THE NSW Court of Appeal has been asked by British American Tobacco to remove a Dust Diseases Tribunal judge from hearing a landmark claim that smoking and asbestos jointly caused lung cancer.
The company argued yesterday that Judge Jim Curtis should be disqualified because of a pre-trial ruling he made in a similar case in 2006 about its destruction of documents.
The ruling was in an asbestos-tobacco compensation claim brought by a Wollongong motor mechanic, Allan Mowbray, which settled before trial.
It related to British American Tobacco‘s so-called ”document retention policy” first raised in a tobacco compensation case brought by a Melbourne smoker, Rolah McCabe.
Judge Curtis denied British American Tobacco the benefits of legal professional privilege in the Mowbray case, saying the company had destroyed prejudicial documents for the purpose of suppressing evidence in anticipated litigation and that it ”dishonestly concealed this purpose by pretence of a rational non-selective housekeeping policy”.
John Sackar, QC, for British American Tobacco, said yesterday that Judge Curtis would have to ”hear the matter all over again” in a case he began hearing in March 2006.
The plaintiff, Donald Laurie, died at the age of 68 in May 2006 and his widow, Claudia Jean Laurie, has continued the case on behalf of her husband’s estate.
Ms Laurie has foreshadowed calling as a witness Fred Gulson, the former in-house lawyer for British American Tobacco Australia Services.
In the Mowbray case, ”Mr Gulson was the man who fingered British American Tobacco on document destruction,” Mr Sackar said.
Under the legal test of ”apprehended bias” Judge Curtis might not be seen by ”a fair-minded lay observer” as bringing an impartial mind to the Laurie case, he said.
British American Tobacco is appealing against Judge Curtis’s refusal in May to disqualify himself, when he said his pre-trial ruling on privilege in the Mowbray case was ”far from” expressed in terms of finality.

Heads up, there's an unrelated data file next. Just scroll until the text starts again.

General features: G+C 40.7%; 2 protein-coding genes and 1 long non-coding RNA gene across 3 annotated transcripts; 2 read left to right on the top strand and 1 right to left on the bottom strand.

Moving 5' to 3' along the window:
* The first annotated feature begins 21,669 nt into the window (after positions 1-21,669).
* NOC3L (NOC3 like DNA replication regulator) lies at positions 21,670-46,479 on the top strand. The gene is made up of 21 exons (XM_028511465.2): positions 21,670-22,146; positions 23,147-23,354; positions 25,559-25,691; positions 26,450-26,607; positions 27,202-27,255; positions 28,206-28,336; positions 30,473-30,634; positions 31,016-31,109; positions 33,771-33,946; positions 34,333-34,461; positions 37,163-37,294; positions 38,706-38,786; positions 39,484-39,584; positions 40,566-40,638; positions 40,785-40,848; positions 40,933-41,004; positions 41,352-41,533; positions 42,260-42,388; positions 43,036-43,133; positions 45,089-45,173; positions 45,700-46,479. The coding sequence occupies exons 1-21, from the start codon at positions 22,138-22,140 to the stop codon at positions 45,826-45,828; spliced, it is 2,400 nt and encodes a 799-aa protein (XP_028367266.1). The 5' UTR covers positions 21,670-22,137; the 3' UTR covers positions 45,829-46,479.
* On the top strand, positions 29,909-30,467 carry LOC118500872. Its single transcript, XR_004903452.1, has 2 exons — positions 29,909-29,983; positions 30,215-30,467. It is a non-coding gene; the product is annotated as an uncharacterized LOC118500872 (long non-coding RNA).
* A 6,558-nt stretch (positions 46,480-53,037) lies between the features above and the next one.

”I took pains to recognise that the assertions … as to a document destruction policy remained a live issue for the trial, that the evidence of Mr Gulson had not been tested in cross-examination, and that there may be good reasons why BATAS, in an interlocutory proceeding, did not wish to take issue with, nor call evidence to contradict, Mr Gulson,” the judge said.
Ms Laurie is claiming aggravated damages from the company on the basis that it knew that smoking tobacco products could cause lung cancer, and that it intentionally destroyed documents tending to prove this knowledge to put those documents beyond the reach of litigants.
The other defendants are a former James Hardie subsidiary alleged to have supplied asbestos products to Mr Laurie’s workplaces and the navy, which employed him as an engine-room stoker in the 1960s.
Ms Laurie has previously indicated she might put her case on hold pending the outcome of further legal proceedings relating to document destruction in the McCabe case in Victoria.
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